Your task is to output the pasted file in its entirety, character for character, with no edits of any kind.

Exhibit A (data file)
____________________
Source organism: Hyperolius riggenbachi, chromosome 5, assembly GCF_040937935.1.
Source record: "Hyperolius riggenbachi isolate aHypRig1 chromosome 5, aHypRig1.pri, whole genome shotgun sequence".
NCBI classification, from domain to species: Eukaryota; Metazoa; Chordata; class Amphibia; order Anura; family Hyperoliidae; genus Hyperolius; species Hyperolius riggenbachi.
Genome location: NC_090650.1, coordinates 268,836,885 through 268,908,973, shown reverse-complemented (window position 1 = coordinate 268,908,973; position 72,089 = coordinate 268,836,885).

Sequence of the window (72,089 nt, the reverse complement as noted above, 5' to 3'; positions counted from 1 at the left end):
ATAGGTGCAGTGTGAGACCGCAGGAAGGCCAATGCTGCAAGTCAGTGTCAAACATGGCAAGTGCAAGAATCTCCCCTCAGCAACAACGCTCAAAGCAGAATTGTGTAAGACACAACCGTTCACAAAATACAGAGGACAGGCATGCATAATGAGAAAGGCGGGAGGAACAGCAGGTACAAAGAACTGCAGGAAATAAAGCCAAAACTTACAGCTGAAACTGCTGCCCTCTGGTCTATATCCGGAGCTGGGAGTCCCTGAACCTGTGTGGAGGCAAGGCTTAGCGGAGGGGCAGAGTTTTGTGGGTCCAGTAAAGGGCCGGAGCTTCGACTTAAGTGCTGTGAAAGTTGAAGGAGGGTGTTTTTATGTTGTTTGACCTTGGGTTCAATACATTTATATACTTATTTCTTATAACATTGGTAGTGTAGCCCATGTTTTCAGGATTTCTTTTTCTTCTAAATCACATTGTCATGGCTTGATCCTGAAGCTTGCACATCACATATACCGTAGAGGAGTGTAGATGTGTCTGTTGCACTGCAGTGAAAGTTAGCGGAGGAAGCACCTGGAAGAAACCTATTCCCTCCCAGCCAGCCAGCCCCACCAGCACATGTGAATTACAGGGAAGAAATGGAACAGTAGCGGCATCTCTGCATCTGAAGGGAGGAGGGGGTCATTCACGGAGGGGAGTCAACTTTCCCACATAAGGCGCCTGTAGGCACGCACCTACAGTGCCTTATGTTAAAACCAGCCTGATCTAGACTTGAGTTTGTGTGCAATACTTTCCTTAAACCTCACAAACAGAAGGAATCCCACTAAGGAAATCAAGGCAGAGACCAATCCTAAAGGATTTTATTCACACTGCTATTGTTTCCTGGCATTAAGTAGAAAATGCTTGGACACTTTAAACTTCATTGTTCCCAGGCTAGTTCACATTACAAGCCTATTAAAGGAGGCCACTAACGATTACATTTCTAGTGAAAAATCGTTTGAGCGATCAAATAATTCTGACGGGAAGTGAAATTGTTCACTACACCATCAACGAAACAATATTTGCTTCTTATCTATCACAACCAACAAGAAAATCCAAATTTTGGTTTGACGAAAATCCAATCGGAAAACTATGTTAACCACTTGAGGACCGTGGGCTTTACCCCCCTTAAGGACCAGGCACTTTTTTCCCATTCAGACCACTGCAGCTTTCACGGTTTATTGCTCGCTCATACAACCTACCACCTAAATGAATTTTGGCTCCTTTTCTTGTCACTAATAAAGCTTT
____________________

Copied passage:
Source organism: Hyperolius riggenbachi, chromosome 5, assembly GCF_040937935.1.
Source record: "Hyperolius riggenbachi isolate aHypRig1 chromosome 5, aHypRig1.pri, whole genome shotgun sequence".
NCBI classification, from domain to species: Eukaryota; Metazoa; Chordata; class Amphibia; order Anura; family Hyperoliidae; genus Hyperolius; species Hyperolius riggenbachi.
Genome location: NC_090650.1, coordinates 268,836,885 through 268,908,973, shown reverse-complemented (window position 1 = coordinate 268,908,973; position 72,089 = coordinate 268,836,885).

Sequence of the window (72,089 nt, the reverse complement as noted above, 5' to 3'; positions counted from 1 at the left end):
ATAGGTGCAGTGTGAGACCGCAGGAAGGCCAATGCTGCAAGTCAGTGTCAAACATGGCAAGTGCAAGAATCTCCCCTCAGCAACAACGCTCAAAGCAGAATTGTGTAAGACACAACCGTTCACAAAATACAGAGGACAGGCATGCATAATGAGAAAGGCGGGAGGAACAGCAGGTACAAAGAACTGCAGGAAATAAAGCCAAAACTTACAGCTGAAACTGCTGCCCTCTGGTCTATATCCGGAGCTGGGAGTCCCTGAACCTGTGTGGAGGCAAGGCTTAGCGGAGGGGCAGAGTTTTGTGGGTCCAGTAAAGGGCCGGAGCTTCGACTTAAGTGCTGTGAAAGTTGAAGGAGGGTGTTTTTATGTTGTTTGACCTTGGGTTCAATACATTTATATACTTATTTCTTATAACATTGGTAGTGTAGCCCATGTTTTCAGGATTTCTTTTTCTTCTAAATCACATTGTCATGGCTTGATCCTGAAGCTTGCACATCACATATACCGTAGAGGAGTGTAGATGTGTCTGTTGCACTGCAGTGAAAGTTAGCGGAGGAAGCACCTGGAAGAAACCTATTCCCTCCCAGCCAGCCAGCCCCACCAGCACATGTGAATTACAGGGAAGAAATGGAACAGTAGCGGCATCTCTGCATCTGAAGGGAGGAGGGGGTCATTCACGGAGGGGAGTCAACTTTCCCACATAAGGCGCCTGTAGGCACGCACCTACAGTGCCTTATGTTAAAACCAGCCTGATCTAGACTTGAGTTTGTGTGCAATACTTTCCTTAAACCTCACAAACAGAAGGAATCCCACTAAGGAAATCAAGGCAGAGACCAATCCTAAAGGATTTTATTCACACTGCTATTGTTTCCTGGCATTAAGTAGAAAATGCTTGGACACTTTAAACTTCATTGTTCCCAGGCTAGTTCACATTACAAGCCTATTAAAGGAGGCCACTAACGATTACATTTCTAGTGAAAAATCGTTTGAGCGATCAAATAATTCTGACGGGAAGTGAAATTGTTCACTACACCATCAACGAAACAATATTTGCTTCTTATCTATCACAACCAACAAGAAAATCCAAATTTTGGTTTGACGAAAATCCAATCGGAAAACTATGTTAACCACTTGAGGACCGTGGGCTTTACCCCCCTTAAGGACCAGGCACTTTTTTCCCATTCAGACCACTGCAGCTTTCACGGTTTATTGCTCGCTCATACAACCTACCACCTAAATGAATTTTGGCTCCTTTTCTTGTCACTAATAAAGCTTT